Could I study with a teacher who wasn't these things?  Could I even learn this tradition if my teacher did not exist?  I don't know.  But I'm a mom, with kids, a person with family ties, and a person with disabilities, and I cannot just pack up my life and move to California in search of training.  I might really want this training, I might really need this training - and I do believe I do - but I cannot fucking afford to do that.  Not financially, not honorably, not without abandoning the roots of my Craft.

No matter how good a witch I am I can't just manifest the existence of a teacher whose competences include training me, no matter how well suited I am for a tradition, or how much I want that training.  There exist people whose spirits yearn for a particular thing, who are flatly unable to get it, and when it's a choice between "fighting to find something which may not even exist and which can't be gotten to without destroying one's life" and "carrying on without", a whole lot of them will say "I can't afford to move away from the specialist who knows how to treat my condition" or "To do this I would have to basically abandon my kids" or some other thing.

And that's not a statement about "really want".  I've seen people say things that boil down to, "Well, if you actually really wanted this you'd do what it takes" which might mean abandoning health care, abandoning children or family, losing any financial stability, and so on, and I don't think that's "really want", I think that's being entirely irresponsible.

I'd rather see more responsible, trained witches than irresponsible ones who "really want" enough to do that sort of thing, myself.
as the water grinds the stone
we rise and fall
as our ashes turn to dust
we shine like stars    - Covenant, "Bullet"

Allaya

  • Staff
  • *
  • Join Date: Sep 2013
  • Location: Out of My Mind
  • Posts: 843
  • Country: no
  • Total likes: 10
    • View Profile
  • Religion: It's Complicated
  • Preferred Pronouns: she/her/hers
Re: Neo-Wicca, Buckland and Cunningham
« Reply #24 on: March 24, 2015, 10:32:26 am »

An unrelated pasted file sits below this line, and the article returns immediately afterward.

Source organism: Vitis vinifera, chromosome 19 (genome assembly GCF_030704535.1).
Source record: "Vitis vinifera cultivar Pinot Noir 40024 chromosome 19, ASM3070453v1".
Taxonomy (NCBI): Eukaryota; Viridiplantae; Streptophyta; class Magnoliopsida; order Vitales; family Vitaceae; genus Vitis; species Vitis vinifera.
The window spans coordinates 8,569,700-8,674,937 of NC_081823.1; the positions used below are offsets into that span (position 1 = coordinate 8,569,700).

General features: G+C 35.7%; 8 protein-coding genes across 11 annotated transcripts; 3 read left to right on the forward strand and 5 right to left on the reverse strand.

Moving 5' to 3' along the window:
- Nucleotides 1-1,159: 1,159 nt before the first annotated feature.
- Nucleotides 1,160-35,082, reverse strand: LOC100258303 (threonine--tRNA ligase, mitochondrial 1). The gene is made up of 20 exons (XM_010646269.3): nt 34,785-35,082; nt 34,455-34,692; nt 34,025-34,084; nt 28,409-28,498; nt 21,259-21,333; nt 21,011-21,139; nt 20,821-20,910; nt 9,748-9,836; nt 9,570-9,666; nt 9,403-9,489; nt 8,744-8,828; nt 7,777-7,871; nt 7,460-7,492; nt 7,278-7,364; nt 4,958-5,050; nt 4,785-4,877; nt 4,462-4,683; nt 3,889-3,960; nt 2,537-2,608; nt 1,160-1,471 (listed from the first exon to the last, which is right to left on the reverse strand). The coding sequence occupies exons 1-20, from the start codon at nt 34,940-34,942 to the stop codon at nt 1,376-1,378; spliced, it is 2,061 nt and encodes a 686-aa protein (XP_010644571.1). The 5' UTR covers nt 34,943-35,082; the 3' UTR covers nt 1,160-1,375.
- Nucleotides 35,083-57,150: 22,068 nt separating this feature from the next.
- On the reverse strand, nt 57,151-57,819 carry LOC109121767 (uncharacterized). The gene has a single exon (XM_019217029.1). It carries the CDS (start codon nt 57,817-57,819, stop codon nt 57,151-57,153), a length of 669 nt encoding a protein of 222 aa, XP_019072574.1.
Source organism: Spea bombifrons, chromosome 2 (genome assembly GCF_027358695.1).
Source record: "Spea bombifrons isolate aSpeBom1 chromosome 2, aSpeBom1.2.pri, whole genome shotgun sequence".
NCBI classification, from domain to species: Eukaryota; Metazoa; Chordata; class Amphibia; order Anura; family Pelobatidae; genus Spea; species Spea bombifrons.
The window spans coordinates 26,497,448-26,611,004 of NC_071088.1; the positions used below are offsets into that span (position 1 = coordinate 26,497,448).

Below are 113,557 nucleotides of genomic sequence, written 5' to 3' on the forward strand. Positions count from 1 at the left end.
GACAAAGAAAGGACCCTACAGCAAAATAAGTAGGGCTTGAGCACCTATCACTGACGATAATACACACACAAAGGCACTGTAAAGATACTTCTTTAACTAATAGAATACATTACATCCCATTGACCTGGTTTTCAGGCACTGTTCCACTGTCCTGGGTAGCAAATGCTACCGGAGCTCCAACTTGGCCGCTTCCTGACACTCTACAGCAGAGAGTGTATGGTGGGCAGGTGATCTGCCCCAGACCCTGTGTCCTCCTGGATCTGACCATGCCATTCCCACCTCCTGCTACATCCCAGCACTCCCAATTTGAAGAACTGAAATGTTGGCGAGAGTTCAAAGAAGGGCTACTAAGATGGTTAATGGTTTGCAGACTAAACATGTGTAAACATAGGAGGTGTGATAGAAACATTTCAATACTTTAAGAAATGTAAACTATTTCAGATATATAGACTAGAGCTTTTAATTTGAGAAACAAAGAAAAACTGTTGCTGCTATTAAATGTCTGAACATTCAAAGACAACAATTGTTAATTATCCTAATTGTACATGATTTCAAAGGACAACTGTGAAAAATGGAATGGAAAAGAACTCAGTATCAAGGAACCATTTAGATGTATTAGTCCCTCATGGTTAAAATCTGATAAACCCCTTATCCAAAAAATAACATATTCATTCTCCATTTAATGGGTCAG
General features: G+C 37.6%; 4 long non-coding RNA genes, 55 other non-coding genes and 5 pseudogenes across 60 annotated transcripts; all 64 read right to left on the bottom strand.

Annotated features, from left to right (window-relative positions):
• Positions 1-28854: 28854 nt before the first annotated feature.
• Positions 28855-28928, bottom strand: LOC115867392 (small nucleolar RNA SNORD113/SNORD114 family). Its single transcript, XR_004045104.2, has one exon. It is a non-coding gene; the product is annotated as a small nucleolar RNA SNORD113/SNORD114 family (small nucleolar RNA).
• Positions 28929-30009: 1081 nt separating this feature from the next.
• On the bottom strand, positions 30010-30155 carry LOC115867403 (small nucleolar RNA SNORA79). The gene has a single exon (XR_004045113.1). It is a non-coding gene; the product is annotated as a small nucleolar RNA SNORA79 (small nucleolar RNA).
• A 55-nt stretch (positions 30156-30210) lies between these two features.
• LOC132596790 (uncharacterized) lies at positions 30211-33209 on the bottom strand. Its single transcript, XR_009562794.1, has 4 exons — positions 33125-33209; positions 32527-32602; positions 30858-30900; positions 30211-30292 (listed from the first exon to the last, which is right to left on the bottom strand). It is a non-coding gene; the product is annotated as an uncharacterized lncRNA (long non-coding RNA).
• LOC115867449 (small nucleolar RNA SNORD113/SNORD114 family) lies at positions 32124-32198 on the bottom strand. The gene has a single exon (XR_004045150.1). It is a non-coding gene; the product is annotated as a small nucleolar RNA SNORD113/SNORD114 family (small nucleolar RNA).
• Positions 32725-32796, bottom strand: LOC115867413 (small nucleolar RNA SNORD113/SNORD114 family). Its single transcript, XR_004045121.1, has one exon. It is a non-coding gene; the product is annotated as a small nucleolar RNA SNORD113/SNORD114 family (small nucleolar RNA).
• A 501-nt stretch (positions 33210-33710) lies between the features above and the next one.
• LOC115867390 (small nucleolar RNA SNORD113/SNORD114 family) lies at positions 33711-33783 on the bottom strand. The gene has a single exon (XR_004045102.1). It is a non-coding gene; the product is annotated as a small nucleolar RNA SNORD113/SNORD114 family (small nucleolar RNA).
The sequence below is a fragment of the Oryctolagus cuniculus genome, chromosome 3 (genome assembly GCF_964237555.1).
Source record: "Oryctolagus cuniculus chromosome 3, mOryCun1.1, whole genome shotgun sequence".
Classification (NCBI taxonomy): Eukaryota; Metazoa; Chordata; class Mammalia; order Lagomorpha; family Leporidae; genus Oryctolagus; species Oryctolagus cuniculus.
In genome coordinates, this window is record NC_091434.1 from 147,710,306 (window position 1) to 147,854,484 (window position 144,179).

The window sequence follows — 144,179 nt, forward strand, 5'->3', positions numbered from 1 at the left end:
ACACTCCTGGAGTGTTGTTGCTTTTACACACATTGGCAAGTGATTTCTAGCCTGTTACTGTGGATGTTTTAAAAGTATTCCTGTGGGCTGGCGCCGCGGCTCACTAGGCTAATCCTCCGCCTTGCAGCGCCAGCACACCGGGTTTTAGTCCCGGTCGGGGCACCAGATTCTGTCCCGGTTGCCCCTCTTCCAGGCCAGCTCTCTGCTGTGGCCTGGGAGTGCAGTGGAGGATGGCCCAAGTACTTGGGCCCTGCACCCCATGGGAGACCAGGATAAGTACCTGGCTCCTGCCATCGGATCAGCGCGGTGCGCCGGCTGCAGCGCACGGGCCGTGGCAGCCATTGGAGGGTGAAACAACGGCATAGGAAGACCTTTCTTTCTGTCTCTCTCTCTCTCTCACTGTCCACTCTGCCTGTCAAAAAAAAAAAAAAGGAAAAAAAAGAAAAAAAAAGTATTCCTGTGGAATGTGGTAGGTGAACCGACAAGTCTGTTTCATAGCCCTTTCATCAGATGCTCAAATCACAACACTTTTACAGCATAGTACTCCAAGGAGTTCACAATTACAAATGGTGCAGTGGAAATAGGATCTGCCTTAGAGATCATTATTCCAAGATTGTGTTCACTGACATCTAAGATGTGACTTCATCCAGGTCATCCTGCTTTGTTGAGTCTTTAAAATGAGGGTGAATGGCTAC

Quote from: dragonfaerie;173335
And? Traditional initiatory witchcraft was never meant to be a path for the masses. Orthopraxic spirituality can't be spoonfed. People who want to get there will fight to find a way to make it happen instead of sitting back and waiting for it.

Karen

 
So if you can't make those things* happen, you're just sitting back and waiting for them to fall into your lap?

That's some pretty abelist bullshit right there. Not everyone can travel to be with a coven or is even welcomed into one if they make it that far. Same goes for classes. For some people, myself included, knitting together a stack of books into a meaningful line of thought is very difficult.

I personally don't give a rat's ass about initiatory vs. non-initiatory. I'm peeved about the judgement that seems to have passed against people who CAN'T as if they have some choice in the matter. It's stupendously frustrating to be perpetually accused of being lazy when some things just aren't doable.


*specifically "synthesize various books, to take classes, to go through the process of seeking out a coven and years of training."
Service is the rent we pay for the privilege of living on this earth.  — Shirley Chisholm
No doubt the truth can be unpleasant, but I am not sure that unpleasantness is the same as the truth.  — Roger Ebert
It is difficult to get a person to understand something when their livelihood depends upon them not understanding it. — Upton Sinclair (adapted)
People cannot be reasoned out of an opinion that they have not reasoned themselves into. — Fisher Ames (adapted)

dragonfaerie

  • Master Member
  • ******
  • Join Date: Jul 2011
  • Location: Baltimore, MD
  • *
  • Posts: 431
  • Country: us
  • Total likes: 3
  • Priestess of Caffeina
    • View Profile
  • Religion: Wicca & Druidry
  • Preferred Pronouns: she/her/her
Re: Neo-Wicca, Buckland and Cunningham
« Reply #25 on: March 24, 2015, 10:35:02 am »
Quote from: Darkhawk;173342
I'd rather see more responsible, trained witches than irresponsible ones who "really want" enough to do that sort of thing, myself.

I agree with you, and my last post didn't quite convey everything I wanted to express there, as I was rushing to get dressed.

But the thing is, we all make choices and trade-offs. I live an hour and a half drive from my coven. I don't get to ritual every month due to work issues, but I make it when I can. Do I like that? No. But I chose to work with this coven. I chose to buy the house I did. I chose the job with the weekend hours.

Granted, the alternatives to any of those things were not viable, or not what I wanted. But I still chose.

Had I not stumbled on the coven I did, I may have found another. I may have stayed a solitary. I may have left Wicca. Who knows?

But even with formal training, my teacher isn't doing the work for me. There are no scantron tests for initiation. When you choose an initiatory path, you are choosing to make sacrifices.

I think the solution is not to sanitize or pare down initiatory witchcraft for the masses. I think the solution is to create more congregational models in paganism for people who want fellowship and celebration without the hard row to hoe of priest training.

That's valid and valuable, and very much needed, but it's not traditional initiatory witchcraft.